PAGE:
Note that the SPI clock is not continuous. There are eight clock pulses for each output byte followed by a one clock cycle pause. So what we actually have on the output are eight bits that can be toggled on and off followed by a ninth 'spacer' bit which is always zero. The challenge is to use this capability to output a signal that emulates the floppy drive data output.

The initial attempt set the SPI clock so that the total time for the eight bits plus the ninth 'spacer' bit equaled 8 microseconds. A value of 0x80 was transmitted for a data bit 0 which only has the clock bit set and a value of 0x88 was transmitted for a data bit 1 which has both clock and data bits set. Therefore each byte of track data was translated into eight bytes of SPI data where each byte of SPI data represents a single bit of track data. The screenshot below shows the timing.

The output signal deviated from the ideal signal because of the spacer bit, but the floppy disk controller was still able to decode this correctly as the bits appeared within the expected timing window.

A more accurate approach doubled the SPI clock speed and represented each clock or data bit with a single SPI byte using a bit pattern of 11000000b or 0xC0 in hexadecimal for a '1' and zero for a '0'. (Clock bits are always '1' except for the special address marks noted in the previous blog post.) Note that because the clock speed is doubled we have to set two bits instead of one for each output '1'. Therefore each byte of track data was translated into sixteen bytes of SPI data where the even bytes of SPI data represented the clock bits and the odd bytes represented the data bits. The screenshot below shoes the timing. The clock and data bits are still .888 ┬Ás but the output pulses and gaps are now much closer to the ideal signal.

With the double-rate scheme a single-density track becomes 50,000 bytes of SPI data which must be transmitted every 200 milliseconds or one byte every four microseconds. You may wonder what happens if the software is interrupted for a period greater than four microseconds. Will there be a gap in the SPI output signal? Fortunately the Raspberry Pi SPI has a 64 byte input buffer which will take 256 microseconds to empty using the double-rate scheme. The current software runs on Risc OS where the recommended maximum time to disable interrupts is 100 microseconds so even in the worst case situation the buffer is unlikely to be emptied while the operating system is handling an interrupt. If I ever figure out how to enable DMA for the SPI even faster data rates would be possible.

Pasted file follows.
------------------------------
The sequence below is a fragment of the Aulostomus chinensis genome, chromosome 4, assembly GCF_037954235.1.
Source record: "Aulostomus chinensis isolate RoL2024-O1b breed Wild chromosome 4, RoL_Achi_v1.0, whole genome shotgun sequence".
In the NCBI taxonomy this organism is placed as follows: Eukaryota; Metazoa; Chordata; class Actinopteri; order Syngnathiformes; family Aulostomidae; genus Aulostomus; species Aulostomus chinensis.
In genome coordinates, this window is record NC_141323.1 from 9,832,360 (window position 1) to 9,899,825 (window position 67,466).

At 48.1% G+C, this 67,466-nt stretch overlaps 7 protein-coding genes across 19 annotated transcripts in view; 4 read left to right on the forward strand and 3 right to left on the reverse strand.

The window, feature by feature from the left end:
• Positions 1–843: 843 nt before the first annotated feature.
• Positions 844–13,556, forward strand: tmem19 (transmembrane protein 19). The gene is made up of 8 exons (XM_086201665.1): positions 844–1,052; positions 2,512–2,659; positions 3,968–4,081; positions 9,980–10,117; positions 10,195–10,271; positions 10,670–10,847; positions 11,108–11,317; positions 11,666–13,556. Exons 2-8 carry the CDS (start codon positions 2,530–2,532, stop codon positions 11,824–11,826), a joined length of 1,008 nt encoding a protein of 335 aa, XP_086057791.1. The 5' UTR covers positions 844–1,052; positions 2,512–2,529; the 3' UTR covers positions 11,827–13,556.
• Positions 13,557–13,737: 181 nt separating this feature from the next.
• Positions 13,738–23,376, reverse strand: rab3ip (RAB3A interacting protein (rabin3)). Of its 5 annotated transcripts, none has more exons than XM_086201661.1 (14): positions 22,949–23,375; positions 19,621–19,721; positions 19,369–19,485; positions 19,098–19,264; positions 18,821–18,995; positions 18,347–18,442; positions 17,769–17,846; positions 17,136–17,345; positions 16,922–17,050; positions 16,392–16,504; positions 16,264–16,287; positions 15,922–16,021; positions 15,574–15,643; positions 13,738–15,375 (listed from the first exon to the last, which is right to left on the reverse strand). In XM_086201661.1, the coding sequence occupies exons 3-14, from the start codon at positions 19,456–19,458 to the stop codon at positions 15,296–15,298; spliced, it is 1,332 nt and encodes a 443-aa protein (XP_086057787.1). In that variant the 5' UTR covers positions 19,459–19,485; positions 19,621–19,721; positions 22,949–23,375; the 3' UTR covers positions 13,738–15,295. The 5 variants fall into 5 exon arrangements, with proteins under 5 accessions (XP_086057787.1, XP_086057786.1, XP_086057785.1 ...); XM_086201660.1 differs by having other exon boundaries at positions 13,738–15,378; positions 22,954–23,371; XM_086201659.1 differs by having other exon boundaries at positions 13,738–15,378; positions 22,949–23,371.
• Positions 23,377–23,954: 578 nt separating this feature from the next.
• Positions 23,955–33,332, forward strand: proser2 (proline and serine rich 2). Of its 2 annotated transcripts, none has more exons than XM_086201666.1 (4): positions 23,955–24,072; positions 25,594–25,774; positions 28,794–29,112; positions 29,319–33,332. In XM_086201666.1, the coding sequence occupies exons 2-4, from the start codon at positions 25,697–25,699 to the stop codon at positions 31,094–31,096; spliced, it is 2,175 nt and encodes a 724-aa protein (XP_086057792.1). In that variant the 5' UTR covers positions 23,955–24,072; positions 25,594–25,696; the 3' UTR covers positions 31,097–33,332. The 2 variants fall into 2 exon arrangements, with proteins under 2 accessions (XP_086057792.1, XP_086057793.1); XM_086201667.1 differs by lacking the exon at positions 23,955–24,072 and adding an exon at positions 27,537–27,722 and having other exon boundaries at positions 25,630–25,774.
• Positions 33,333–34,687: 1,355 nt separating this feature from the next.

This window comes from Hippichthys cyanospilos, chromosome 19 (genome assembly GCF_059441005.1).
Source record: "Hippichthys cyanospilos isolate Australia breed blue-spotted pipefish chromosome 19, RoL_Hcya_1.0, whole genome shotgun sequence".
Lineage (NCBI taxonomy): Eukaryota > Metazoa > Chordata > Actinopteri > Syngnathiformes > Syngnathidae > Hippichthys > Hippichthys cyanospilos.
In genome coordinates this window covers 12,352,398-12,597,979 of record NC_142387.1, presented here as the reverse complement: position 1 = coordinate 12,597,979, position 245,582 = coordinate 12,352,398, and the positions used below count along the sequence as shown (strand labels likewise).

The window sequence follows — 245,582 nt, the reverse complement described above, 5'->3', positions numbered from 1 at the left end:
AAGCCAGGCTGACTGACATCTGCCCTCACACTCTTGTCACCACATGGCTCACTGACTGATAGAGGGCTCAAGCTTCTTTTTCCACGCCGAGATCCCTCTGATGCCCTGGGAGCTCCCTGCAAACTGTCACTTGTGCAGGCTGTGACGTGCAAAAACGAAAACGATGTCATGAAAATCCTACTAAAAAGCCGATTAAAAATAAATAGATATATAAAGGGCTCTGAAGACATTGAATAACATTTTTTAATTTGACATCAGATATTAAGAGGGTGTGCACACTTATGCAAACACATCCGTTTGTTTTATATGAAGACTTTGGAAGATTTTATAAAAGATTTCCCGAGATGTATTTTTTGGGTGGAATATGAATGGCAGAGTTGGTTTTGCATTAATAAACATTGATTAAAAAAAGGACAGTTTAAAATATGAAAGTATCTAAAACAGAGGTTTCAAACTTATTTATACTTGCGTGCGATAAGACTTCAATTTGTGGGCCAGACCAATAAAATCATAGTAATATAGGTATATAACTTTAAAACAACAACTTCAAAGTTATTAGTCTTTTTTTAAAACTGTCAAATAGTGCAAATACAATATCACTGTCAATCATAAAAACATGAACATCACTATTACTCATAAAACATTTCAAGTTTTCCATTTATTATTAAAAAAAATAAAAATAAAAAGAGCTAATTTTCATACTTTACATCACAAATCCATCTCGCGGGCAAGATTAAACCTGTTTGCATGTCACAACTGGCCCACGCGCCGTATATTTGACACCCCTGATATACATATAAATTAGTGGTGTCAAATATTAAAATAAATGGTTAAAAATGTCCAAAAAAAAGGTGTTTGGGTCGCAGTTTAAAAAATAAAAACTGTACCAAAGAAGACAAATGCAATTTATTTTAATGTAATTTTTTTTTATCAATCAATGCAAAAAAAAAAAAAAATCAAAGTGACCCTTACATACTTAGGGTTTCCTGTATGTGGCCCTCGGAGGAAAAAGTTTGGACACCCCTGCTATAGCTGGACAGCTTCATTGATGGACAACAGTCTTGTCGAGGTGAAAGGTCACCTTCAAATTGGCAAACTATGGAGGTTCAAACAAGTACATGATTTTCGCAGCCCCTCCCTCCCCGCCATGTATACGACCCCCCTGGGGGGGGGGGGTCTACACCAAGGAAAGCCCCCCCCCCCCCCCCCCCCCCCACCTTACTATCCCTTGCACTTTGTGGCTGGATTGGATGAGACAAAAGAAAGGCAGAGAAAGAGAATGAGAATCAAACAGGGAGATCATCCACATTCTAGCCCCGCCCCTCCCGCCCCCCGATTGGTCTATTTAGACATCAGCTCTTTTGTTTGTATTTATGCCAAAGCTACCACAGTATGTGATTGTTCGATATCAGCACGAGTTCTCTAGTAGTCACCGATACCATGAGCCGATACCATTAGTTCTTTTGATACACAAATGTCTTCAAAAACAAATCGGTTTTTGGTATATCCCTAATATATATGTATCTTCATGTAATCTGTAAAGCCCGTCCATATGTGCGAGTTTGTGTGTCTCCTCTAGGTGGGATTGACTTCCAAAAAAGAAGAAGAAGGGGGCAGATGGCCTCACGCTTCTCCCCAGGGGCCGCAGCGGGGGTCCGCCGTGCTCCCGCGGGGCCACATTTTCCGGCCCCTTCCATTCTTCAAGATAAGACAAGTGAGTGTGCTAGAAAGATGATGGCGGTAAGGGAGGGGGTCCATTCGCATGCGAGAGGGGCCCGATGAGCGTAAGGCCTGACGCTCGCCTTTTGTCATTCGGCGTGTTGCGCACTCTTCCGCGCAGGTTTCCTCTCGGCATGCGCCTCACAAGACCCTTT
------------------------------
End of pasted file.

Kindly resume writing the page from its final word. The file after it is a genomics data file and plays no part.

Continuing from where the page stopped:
More on SPI and GPIO programming in later blog posts.

Wednesday, 25 September 2013

Floppy Disk Format From Bytes to Bits

Floppy Disk Track Format

The original TRS-80 Expansion Interface supported single-sided, single-density floppy disks with 35 tracks and ten sectors per track with 256 bytes per sector. The floppy disk controller supported many more format variations, but this was the standard format used on the first systems sold.

The actual track data contains padding bytes at the start of the track and between sectors. Each sector starts with a header that contains a special address byte followed by the track number, the head number (used in later drives), the sector number, a sector length code and a two byte CRC.

A typical track layout would look something like this:

  • 16 bytes of 0xFF
  • 6 bytes of 0x00
  • 1 byte ID Address Mark - 0xFE (with special bit pattern)
  • 1 byte track number (0x00 for track zero)
  • 1 byte head number (always 0x00 for original TRS-80 drives)
  • 1 byte sector number (sector numbers start at zero)
  • 1 byte sector length code (always 0x01 for standard format)
  • 2 byte CRC (calculated by the floppy disk controller)
  • 256 bytes of sector data
  • 11 bytes of 0xFF for sector 0, 12 bytes of 0xFF for all other sectors
  • 6 bytes of zero
  • 1 byte Data Address Mark - 0xFB (with special bit pattern)
  • 256 bytes of sector data.
  • 2 byte CRC (calculate by the floppy disk controller)